Home Life Style Health & Wellness Can an omega-6 fatty acid keep heart disease at bay?

Can an omega-6 fatty acid keep heart disease at bay?

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A plethora of studies have already tackled the role of omega-3 fatty acids in heart health. However, new research in a mouse model zooms in on the cellular mechanisms that may explain the cardiovascular benefits of a specific kind of omega-6 fatty acid.

What are Omega fatty acids?

The omega family of fatty acids constitute the healthy fats in our meals. Omega-3, omega-6 and omega-9 fatty acids are all important dietary fats. It’s important to get the right balance of omega-3, -6 and -9 fatty acids in your diet. An imbalance may contribute to a number of chronic diseases.

Omega-3 fatty acids are fats commonly found in plants and marine life. Some studies have concluded that fish oil and omega-3 fatty acid is beneficial to prevent diseases like multiple sclerosis (MS), prostate cancer, heart diseases etc.

The researchers say that this is the first study to provide “detailed mechanistic insight” into the benefits of DGLA for atherosclerosis.

Omega-6 fatty acids are also essential, so you need to obtain them from your diet. These fats are primarily used for energy and are important chemicals in the immune system. However, when too many of them are produced, they can increase inflammation and inflammatory disease.

Most people in the developed world should aim to reduce their omega-6 intake because the modern Western diet contains far more omega-6 fatty acids than necessary. Nevertheless, some omega-6 fatty acids have shown benefits in treating symptoms of chronic disease.

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Looking deeper into omega-6

With about 18.8 million adults in the United States taking fish oil supplements in the hope that they stave off cardiovascular disease, omega-3 fatty acids have come under the scrutiny of several clinical trials and reviews.

However, their lesser-known cousin, the omega-6 fatty acid, has received less attention in the medical community; studies have yet to fully explore the cardiovascular effects of this essential fatty acid.

The omega family of fatty acids constitute the healthy fats in our meals. Omega-3, omega-6 and omega-9 fatty acids are all important dietary fats.

New research aims to fill this gap by looking at the effects of omega-6 on artery health. Specifically, the new study — led by Prof. Dipak Ramji, from the School of Biosciences at Cardiff University, in the United Kingdom — examines the effect of an omega-6 on atherosclerosis.

Atherosclerosis is a condition in which a buildup of plaque in the arteries makes them rigid and narrow. Over time, atherosclerosis can lead to clotting and blocking within the arteries. This can cause life-threatening events, such as strokes or heart attacks.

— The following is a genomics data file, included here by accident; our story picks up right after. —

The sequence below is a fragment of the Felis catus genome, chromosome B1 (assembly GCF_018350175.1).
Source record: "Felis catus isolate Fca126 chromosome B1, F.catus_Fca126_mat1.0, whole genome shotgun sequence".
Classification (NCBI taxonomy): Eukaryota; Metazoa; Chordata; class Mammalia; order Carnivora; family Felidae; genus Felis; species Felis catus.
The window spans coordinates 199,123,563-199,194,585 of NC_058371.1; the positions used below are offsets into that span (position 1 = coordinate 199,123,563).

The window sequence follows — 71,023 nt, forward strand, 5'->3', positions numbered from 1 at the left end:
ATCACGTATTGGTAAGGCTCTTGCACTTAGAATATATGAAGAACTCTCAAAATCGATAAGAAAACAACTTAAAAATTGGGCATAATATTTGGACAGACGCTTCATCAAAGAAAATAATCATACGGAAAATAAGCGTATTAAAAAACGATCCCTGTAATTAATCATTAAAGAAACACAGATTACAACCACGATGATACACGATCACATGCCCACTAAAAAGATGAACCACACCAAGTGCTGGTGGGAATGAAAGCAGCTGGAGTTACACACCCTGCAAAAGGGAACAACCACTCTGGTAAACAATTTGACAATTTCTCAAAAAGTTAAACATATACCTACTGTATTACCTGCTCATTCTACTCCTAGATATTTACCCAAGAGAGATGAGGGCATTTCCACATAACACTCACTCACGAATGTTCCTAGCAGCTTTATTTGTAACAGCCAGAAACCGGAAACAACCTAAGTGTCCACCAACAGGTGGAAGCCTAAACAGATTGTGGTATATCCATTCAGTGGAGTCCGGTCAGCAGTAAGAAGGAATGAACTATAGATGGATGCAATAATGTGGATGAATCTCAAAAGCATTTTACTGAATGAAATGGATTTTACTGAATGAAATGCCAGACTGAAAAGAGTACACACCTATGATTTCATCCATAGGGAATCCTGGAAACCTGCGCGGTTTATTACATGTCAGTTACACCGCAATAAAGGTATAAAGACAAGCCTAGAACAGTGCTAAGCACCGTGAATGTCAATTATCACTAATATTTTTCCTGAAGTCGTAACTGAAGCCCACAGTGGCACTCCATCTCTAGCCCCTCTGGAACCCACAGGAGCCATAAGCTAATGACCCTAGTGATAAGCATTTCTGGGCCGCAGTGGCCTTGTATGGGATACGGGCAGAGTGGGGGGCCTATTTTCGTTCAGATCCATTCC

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In fact, Prof. Ramji and colleagues mention in their paper, which appears in the journal Biochimica et Biophysica Acta — Molecular Basis of Disease, that “Atherosclerosis and its complications are responsible for 1 in 3 global deaths.”

‘Detailed mechanistic insight’ into benefits

Prof. Ramji and the team studied the effects of an omega-6 polyunsaturated fatty acid called dihomo-gamma-linolenic acid (DGLA) in a mouse model system of atherosclerosis. Previous research showed that DGLA improved atherosclerosis in a model of mice that had been engineered to lack apolipoprotein E. But the mechanisms behind this effect were unclear.

Atherosclerosis is a condition in which a buildup of plaque in the arteries makes them rigid and narrow.

So, this new research focused on the effects of DGLA on mouse immune cells called macrophages and found several mechanisms through which the essential acid may alleviate or prevent atherosclerosis.

Namely, DGLA attenuated “pro-inflammatory gene expression by three key cytokines: chemokine-driven monocytic migration; foam cell formation; and [vascular smooth muscle cell] migration,” report the researchers.

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“Our research indicates that the omega-6 fatty acid DGLA can have a positive effect on atherosclerosis at several stages, particularly by controlling key processes associated with inflammation and the ability of the cells to take up and process cholesterol”, according to Prof. Dipak Ramji.

“We also observed the protective effects of DGLA on key atherosclerosis-associated processes in endothelial cells and smooth muscle cells — two other important cell types involved in the disease,” the professor goes on to explain.

Finally, DGLA also improved mitochondrial function by reducing proton leak. The researchers say that this is the first study to provide “detailed mechanistic insight” into the benefits of DGLA for atherosclerosis.

“This collaborative work opens up new and exciting avenues for research on the use of DGLA in the prevention and treatment of atherosclerosis. The challenge now is to take our findings and examine whether they translate into humans,” concludes the researcher.

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